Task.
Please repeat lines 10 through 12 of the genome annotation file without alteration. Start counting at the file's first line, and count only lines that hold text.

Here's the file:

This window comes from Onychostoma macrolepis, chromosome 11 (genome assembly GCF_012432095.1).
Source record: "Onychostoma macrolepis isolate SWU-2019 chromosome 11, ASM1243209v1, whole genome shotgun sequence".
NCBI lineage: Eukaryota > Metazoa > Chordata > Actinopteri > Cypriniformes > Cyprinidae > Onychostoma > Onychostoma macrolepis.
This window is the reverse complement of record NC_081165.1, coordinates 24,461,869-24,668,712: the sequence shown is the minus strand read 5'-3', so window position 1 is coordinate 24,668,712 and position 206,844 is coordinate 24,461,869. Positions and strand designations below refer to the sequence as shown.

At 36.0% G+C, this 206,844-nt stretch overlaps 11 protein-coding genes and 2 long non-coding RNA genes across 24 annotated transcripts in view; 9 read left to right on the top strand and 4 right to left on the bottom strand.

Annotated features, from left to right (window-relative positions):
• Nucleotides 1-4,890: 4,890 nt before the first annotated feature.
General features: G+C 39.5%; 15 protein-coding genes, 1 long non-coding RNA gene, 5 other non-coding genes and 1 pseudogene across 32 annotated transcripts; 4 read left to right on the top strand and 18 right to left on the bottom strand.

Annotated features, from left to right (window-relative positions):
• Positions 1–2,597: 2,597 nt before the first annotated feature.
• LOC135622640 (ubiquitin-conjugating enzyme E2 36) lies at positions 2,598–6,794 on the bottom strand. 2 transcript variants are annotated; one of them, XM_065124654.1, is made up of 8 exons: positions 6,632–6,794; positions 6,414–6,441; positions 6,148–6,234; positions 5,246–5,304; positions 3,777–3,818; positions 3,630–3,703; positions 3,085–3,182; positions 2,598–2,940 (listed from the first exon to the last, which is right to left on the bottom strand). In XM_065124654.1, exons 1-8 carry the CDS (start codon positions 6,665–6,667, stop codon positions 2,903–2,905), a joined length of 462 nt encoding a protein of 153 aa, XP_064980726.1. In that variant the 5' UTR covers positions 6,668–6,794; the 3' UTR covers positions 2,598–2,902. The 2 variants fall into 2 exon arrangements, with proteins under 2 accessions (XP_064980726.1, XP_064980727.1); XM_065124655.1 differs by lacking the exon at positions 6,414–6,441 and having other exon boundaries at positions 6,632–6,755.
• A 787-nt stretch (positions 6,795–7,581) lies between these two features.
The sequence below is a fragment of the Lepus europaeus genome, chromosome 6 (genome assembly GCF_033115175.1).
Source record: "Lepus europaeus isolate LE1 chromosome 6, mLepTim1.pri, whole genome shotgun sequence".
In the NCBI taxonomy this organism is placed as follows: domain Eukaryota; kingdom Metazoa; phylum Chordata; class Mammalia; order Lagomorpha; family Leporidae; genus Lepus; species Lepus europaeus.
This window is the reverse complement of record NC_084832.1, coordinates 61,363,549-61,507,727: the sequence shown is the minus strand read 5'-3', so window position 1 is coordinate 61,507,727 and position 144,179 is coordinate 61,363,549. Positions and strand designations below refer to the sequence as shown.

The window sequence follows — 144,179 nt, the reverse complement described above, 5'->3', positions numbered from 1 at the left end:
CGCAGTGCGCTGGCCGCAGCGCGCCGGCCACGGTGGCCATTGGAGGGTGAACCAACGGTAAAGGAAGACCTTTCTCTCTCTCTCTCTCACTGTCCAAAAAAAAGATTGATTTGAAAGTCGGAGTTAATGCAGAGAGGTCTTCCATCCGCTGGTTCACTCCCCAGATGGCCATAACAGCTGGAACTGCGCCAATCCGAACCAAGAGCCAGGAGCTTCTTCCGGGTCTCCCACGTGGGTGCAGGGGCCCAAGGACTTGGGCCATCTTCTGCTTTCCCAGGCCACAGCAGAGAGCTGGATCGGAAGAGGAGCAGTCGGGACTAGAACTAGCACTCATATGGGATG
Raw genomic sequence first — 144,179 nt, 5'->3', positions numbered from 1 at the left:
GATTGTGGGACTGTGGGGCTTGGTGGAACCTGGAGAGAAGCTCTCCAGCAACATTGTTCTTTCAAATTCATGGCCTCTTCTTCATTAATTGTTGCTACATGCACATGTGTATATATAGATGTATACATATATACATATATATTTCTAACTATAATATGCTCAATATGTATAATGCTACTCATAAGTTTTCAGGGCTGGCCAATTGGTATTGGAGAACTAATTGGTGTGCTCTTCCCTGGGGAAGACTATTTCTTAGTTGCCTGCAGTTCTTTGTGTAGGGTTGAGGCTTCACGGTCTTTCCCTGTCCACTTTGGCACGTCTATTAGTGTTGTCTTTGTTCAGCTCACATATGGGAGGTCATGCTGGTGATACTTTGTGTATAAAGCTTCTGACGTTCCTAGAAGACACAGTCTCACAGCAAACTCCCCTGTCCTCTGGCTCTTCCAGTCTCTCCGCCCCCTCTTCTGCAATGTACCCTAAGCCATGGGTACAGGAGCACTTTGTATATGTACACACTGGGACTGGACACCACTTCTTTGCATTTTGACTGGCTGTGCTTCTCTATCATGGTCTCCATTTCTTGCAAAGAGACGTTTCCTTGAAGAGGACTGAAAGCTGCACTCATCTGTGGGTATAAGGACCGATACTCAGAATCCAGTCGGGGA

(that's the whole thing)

• Positions 1–2,597: 2,597 nt before the first annotated feature.
• LOC135622640 (ubiquitin-conjugating enzyme E2 36) lies at positions 2,598–6,794 on the bottom strand. 2 transcript variants are annotated; one of them, XM_065124654.1, is made up of 8 exons: positions 6,632–6,794; positions 6,414–6,441; positions 6,148–6,234; positions 5,246–5,304; positions 3,777–3,818; positions 3,630–3,703; positions 3,085–3,182; positions 2,598–2,940 (listed from the first exon to the last, which is right to left on the bottom strand). In XM_065124654.1, exons 1-8 carry the CDS (start codon positions 6,665–6,667, stop codon positions 2,903–2,905), a joined length of 462 nt encoding a protein of 153 aa, XP_064980726.1. In that variant the 5' UTR covers positions 6,668–6,794; the 3' UTR covers positions 2,598–2,902. The 2 variants fall into 2 exon arrangements, with proteins under 2 accessions (XP_064980726.1, XP_064980727.1); XM_065124655.1 differs by lacking the exon at positions 6,414–6,441 and having other exon boundaries at positions 6,632–6,755.
• A 787-nt stretch (positions 6,795–7,581) lies between these two features.